Police Discretion with Young Offenders

VI.  Conclusions

This report was commissioned by the Department of Justice in support of the implementation and evaluation of the Youth Criminal Justice Act. The research had two main objectives: to provide a comprehensive description of the ways in which police in Canada currently exercise their discretion with youth, and to identify and assess factors which affect that exercise of discretion. Our intention was to provide information which could be used in two ways:

Although there have been several in-depth studies of individual police services in Canada, no attempt has been made to analyze police decision-making on a national scale since the study carried out by Statistics Canada in 1976 (Conly, 1978) - and even that study was limited in the depth of information which it collected and the scope of the sample which it studied. Accordingly, we set ourselves the goal of gathering in-depth information, both qualitative and quantitative, on a nationally representative sample of police services. Since a substantial proportion of smaller cities and towns, and most rural areas, in Canada are provided with policing services by detachments of the provincial police, including the RCMP working under contract to provincial governments, we felt that the sample must include a substantial number of these detachments.

Possible sources of information on police decision-making include interviews with officers at all levels and in all units of the police organization, observation of their work during "ride-alongs", police agency documents, statistical data from the Uniform Crime Reporting (UCR) Survey and Incident-Based Uniform Crime Reporting (UCR2) Survey, operated by the Canadian Centre for Justice Statistics, and the individual case files maintained by police agencies, either in hardcopy or on their Records Management Systems (RMS). We used all of these sources except police case files. Early in the design phase of this project, we were advised by representatives of several police services that it would be problematic to access these data; we recognized also that to collect file data on a substantial number of youth-related cases from a representative sample of Canadian police agencies would be prohibitively expensive and time-consuming.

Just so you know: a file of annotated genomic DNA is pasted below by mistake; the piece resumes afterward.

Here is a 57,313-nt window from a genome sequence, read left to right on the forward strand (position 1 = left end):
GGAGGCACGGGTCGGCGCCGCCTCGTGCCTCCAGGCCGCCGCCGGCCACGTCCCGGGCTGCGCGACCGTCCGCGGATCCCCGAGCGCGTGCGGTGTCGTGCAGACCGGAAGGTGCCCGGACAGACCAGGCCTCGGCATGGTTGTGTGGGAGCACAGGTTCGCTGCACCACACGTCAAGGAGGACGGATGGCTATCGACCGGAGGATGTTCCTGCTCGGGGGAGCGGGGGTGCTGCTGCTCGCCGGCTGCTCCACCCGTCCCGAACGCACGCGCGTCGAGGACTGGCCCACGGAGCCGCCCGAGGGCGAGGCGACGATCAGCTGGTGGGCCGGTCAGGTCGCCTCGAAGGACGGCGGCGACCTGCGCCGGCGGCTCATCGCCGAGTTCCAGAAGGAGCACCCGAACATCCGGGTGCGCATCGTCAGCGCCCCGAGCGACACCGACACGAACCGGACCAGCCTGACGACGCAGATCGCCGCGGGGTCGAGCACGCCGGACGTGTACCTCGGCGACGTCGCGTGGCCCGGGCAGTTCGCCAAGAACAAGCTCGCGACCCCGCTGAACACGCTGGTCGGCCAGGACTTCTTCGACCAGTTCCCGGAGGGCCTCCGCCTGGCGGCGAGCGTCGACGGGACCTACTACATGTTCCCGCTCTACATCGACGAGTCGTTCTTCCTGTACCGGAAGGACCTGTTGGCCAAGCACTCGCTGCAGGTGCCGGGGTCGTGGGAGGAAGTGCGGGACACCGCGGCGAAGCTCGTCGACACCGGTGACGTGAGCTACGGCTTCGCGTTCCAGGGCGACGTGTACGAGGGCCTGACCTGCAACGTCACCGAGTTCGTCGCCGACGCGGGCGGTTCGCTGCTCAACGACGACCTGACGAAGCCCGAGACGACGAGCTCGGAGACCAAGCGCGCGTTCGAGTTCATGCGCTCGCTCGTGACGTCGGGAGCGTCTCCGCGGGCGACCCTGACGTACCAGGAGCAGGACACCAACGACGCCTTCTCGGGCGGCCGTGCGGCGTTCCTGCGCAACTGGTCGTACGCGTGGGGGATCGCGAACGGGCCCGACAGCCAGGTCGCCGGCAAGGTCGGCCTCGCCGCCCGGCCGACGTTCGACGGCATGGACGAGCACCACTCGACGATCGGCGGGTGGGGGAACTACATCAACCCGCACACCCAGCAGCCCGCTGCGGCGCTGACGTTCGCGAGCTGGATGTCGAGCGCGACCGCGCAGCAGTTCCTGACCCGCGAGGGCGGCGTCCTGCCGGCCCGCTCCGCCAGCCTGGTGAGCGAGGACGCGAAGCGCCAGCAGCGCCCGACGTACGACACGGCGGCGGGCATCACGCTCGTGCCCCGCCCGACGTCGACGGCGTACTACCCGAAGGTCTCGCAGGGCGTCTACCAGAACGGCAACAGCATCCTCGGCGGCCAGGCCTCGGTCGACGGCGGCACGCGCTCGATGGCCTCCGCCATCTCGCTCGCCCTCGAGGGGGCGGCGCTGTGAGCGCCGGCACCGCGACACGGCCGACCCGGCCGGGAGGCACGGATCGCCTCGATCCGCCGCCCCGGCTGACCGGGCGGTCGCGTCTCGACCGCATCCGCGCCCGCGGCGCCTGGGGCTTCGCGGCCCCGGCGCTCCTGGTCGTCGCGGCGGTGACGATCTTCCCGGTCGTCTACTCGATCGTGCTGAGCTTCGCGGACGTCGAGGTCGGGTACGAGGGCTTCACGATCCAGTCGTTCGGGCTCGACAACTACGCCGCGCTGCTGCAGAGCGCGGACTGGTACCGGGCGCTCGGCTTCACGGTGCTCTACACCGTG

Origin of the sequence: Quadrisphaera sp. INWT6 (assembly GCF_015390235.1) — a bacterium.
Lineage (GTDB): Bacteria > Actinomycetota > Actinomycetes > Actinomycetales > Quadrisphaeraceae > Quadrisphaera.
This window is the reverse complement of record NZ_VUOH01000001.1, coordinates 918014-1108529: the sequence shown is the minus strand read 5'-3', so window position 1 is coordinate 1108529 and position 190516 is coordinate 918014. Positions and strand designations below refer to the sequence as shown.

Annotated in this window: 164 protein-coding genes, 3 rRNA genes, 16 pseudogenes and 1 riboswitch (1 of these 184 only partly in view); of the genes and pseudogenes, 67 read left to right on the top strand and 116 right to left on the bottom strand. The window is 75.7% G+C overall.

We conducted over 200 in-depth interviews police officers in 95 police services and detachments which are approximately representative of all police services in Canada - from all provinces and territories, all types of communities, and all types of police service, including independent municipal services, detachments of provincial police services including the RCMP, First Nations police services, and police training facilities. The sample included the police services in all of the largest cities in Canada, and a substantial number of police services and detachments in the smallest towns and the most remote rural areas of the country. We also analyzed aggregate UCR data for 1977-2000, and did detailed statistical analysis of UCR2 data on a large sample of individual young offender cases for 2001.